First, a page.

AS DIRECTOR OF DALLAS’ INternational Small Business Development Center, Beth Sabo Huddleston spends her weekdays helping entrepreneurs link up to the global marketplace and counseling business owners on how to import and export. But on evenings and weekends, Huddleston focuses her time on developing international babies. A mother of three, Huddleston and her partner Karen Yates have created Sound Beginnings, a set of cassette tapes that help develop an infant’s ear for language.
The tapes aren’t meant to teach babies foreign languages but to develop their potential for learning them later. One hurdle to learning language, researchers have found, is that certain sounds don’t exist in certain languages. The V sound, for instance, does not exist in Japanese, so many adult Japanese learning English cannot develop their ability to say it. The tapes flood infant brains with “foreign” sounds during the time that the brain’s neuropath-ways are being developed, thus broadening the child’s linguistic horizons.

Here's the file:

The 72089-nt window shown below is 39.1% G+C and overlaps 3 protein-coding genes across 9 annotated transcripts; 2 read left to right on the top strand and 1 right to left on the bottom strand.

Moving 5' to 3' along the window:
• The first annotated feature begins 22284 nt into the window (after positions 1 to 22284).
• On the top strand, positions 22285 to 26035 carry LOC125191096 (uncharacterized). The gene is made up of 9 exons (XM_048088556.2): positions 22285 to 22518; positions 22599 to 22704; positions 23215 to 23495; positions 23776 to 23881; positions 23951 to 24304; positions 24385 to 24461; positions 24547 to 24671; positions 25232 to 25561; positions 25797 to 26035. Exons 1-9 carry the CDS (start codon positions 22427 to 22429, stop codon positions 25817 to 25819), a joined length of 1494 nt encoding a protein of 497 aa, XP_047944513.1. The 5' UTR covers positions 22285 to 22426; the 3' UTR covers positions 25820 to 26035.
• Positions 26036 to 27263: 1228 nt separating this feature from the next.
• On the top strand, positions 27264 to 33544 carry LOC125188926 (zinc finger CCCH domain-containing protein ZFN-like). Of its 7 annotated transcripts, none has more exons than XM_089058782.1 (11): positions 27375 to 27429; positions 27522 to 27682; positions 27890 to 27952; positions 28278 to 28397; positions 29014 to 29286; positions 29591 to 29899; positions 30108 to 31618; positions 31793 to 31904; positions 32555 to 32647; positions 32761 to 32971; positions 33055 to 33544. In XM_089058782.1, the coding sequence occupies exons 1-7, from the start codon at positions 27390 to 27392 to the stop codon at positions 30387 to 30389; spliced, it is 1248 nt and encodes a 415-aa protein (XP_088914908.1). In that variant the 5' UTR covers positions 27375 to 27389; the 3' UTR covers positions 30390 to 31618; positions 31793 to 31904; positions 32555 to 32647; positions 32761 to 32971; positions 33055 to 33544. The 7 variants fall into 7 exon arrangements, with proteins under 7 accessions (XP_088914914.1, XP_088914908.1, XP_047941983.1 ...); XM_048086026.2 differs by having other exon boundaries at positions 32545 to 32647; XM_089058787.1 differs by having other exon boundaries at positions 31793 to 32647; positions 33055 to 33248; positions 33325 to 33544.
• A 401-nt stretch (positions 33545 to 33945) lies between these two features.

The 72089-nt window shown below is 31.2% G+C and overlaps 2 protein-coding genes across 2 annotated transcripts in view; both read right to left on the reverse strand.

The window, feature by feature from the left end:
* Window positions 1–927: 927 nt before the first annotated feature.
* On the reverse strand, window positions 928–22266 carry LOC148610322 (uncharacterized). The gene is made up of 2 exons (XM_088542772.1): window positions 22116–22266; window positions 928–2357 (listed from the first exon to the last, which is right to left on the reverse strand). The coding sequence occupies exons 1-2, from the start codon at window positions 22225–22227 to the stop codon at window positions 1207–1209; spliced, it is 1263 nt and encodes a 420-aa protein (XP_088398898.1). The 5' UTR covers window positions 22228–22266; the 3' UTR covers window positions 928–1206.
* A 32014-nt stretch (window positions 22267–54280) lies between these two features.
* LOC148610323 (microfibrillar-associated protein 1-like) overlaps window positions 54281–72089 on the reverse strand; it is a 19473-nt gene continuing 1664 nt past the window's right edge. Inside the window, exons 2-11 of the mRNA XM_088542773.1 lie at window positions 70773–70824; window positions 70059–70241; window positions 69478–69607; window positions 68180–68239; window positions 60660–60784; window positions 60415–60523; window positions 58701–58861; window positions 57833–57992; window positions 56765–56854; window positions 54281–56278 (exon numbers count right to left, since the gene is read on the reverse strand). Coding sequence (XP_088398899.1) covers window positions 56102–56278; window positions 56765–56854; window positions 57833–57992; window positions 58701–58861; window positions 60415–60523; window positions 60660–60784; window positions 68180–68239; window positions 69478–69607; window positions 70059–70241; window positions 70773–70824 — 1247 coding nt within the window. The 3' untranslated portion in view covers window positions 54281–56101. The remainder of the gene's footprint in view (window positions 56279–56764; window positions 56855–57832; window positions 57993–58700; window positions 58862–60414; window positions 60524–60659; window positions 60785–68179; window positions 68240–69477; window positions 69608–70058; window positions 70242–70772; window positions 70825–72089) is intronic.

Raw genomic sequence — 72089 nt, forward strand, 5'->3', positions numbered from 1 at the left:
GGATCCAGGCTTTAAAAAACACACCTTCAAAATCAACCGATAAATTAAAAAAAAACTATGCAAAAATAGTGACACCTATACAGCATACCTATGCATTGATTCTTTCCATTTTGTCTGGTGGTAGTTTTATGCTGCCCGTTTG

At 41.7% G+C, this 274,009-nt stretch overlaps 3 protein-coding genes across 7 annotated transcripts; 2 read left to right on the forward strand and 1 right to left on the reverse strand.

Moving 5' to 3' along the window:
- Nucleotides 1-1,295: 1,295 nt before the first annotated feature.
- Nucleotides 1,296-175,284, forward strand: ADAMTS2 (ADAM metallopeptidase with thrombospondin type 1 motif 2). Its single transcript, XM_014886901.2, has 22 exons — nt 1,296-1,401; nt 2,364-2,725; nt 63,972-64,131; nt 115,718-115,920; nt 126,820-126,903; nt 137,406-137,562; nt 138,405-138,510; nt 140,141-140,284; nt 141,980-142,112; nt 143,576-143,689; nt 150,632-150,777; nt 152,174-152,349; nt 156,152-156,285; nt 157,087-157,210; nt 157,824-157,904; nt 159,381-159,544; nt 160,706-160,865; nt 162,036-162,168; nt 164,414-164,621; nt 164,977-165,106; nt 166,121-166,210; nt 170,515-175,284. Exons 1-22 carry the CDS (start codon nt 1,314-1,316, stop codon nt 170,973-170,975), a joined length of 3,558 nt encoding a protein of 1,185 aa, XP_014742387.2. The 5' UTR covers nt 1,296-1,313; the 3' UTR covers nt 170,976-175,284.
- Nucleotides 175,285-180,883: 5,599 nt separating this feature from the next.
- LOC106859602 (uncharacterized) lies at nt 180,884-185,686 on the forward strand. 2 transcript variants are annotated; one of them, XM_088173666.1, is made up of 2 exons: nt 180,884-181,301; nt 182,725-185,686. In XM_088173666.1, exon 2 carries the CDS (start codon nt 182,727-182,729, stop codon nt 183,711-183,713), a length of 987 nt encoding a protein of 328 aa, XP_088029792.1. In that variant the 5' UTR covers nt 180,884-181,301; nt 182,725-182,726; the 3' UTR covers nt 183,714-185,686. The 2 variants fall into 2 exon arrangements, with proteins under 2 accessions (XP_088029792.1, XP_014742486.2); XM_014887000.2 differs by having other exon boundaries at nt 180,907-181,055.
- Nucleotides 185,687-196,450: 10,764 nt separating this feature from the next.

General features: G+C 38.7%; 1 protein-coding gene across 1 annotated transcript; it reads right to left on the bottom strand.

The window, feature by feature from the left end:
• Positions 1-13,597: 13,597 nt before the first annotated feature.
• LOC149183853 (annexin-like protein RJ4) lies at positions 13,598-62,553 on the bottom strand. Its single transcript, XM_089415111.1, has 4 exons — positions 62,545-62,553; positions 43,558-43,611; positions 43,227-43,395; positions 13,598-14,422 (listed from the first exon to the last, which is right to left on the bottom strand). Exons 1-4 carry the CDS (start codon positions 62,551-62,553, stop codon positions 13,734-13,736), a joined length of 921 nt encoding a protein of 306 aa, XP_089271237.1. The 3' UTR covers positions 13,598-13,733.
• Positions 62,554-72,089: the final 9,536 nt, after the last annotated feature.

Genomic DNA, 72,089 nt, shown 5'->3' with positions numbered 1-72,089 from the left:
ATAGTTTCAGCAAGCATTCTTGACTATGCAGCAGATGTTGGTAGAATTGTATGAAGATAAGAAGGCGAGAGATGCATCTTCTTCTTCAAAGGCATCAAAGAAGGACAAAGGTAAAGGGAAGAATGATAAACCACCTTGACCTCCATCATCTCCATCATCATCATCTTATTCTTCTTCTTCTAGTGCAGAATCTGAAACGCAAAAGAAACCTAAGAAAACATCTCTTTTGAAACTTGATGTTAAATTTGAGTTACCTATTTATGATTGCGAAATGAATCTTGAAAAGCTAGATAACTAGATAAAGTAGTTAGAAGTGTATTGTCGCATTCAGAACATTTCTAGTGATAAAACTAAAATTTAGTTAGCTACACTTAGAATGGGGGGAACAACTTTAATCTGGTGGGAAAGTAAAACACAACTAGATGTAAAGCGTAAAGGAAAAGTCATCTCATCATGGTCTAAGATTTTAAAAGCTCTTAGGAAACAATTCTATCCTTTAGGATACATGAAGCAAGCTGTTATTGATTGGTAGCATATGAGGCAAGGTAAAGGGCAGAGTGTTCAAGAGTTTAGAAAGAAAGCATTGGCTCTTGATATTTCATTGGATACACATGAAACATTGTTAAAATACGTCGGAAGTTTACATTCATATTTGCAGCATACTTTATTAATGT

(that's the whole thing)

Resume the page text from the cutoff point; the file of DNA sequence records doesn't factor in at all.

Based on the latest research that indicates babies learn to distinguish language sounds between birth and six months of age, the tapes feature soothing female voices speaking in Spanish, French, German, Russian, Hebrew, and Japanese, set to traditional music from each culture. Produced locally, the tapes are sold in specialty stores across the country and in baby product catalogs, (1-800-460-6802) By next year, Huddleston hopes to be a household word-in several different languages.